The business giving a free lunch to a hungry schoolchild for every one it sells

by Jennifer Bowden / 17 June, 2017

Photo/Getty Images

After delivering more than 100 free lunches to a struggling South Auckland school, Lisa King was initially puzzled when she learnt the children weren’t eating the nutritious food during their midday break. King, co-founder of social enterprise Eat My Lunch, found this out after asking the principal whether the children enjoyed the food. The principal replied that most of the kids saved their lunches to take home, because they didn’t know when they were going to have their next meal.

Lack of food security is a big problem in New Zealand, as many families struggle to afford nutritionally adequate and safe food. In 2002, more than 22% of New Zealand households with children aged 5-14 years reported that “food runs out because of lack of money” sometimes (18%) or often (4%) – and 40% of larger families (with seven members or more) reported a lack of money led to food running out.

Eat My Lunch provides about 1600 free lunches to hungry children in 46 schools in Auckland, Hamilton and Wellington every weekday. That’s more than 410,000 lunches since the business was founded in June 2015.

But King believes the problem is much larger. She estimates that every day, at least 25,000 New Zealand kids are going hungry, and that’s entirely plausible, since New Zealand schoolteachers estimated in 1995 that about 20,000 children were inadequately fed during the school day. “That’s a massive number and it just shouldn’t be happening in a country like ours,” says King.

Eat My Lunch’s Lisa King and Auckland chef Michael Meredith. Photo/Kieran Scott

Research shows that undernourished children decrease their activity levels and become more apathetic, so they don’t have the energy to participate in their education or activities. This in turn affects their social interactions, inquisitiveness and overall cognitive development. They’re also at greater risk of numerous nutrition-related illnesses.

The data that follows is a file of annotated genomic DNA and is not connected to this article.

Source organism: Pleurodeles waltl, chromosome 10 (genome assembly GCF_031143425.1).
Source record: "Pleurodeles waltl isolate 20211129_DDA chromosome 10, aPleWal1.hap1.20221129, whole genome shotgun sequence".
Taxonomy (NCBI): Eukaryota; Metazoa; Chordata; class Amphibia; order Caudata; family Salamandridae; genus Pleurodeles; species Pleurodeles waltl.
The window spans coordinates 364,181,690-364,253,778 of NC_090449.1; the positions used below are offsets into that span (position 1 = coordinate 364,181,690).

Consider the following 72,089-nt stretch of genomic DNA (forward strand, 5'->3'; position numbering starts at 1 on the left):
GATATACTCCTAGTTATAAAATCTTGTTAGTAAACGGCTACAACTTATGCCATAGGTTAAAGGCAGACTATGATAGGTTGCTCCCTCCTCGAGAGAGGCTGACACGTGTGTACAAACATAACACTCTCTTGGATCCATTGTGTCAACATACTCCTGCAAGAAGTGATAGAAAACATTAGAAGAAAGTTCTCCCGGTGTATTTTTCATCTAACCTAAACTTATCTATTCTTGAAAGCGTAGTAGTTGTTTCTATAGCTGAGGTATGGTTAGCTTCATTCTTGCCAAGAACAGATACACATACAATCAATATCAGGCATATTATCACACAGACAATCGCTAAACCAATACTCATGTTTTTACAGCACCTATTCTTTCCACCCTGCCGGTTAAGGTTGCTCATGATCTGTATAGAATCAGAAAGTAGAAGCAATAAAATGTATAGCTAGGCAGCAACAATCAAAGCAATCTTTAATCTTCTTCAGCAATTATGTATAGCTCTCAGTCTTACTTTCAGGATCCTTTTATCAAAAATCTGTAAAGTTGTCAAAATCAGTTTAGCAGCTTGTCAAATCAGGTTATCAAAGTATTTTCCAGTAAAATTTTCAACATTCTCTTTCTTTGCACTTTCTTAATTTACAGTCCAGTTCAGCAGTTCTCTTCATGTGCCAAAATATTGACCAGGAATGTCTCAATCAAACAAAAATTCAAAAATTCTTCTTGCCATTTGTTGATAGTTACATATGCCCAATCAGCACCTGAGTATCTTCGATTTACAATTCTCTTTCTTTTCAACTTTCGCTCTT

Fortunately, the students at the South Auckland school are now happily eating regular free lunches, safe in the knowledge that another will arrive tomorrow. “The school nurse said to me, a month after Eat My Lunch started, she saw this huge improvement in the kids’ skin just from the food we’re giving them,” says King.

Eat My Lunch isn’t a charity per se but rather a hybrid model of business and charity. King is a big fan of Toms Shoes, a US company that gives a new pair of shoes to a child in need for every pair it sells. “I thought, ‘Why can’t we apply the same model to lunch?’ We all eat lunch every day, and working in the city, you spend so much money on lunch, buying it at cafes or takeaways.” So King and her business partner crunched the numbers and created a system by which every lunch bought would fund a free lunch for a child.

They approached renowned Auckland chef Michael Meredith to ask if he’d consider getting involved. “When I told him the idea was when you buy a lunch, a lunch gets given to a kid, he was just like, ‘I’m totally in.’ From that point he was at my house testing recipes, and when we started, he was there every morning after running his restaurant; he would come in at 5am and make sandwiches.”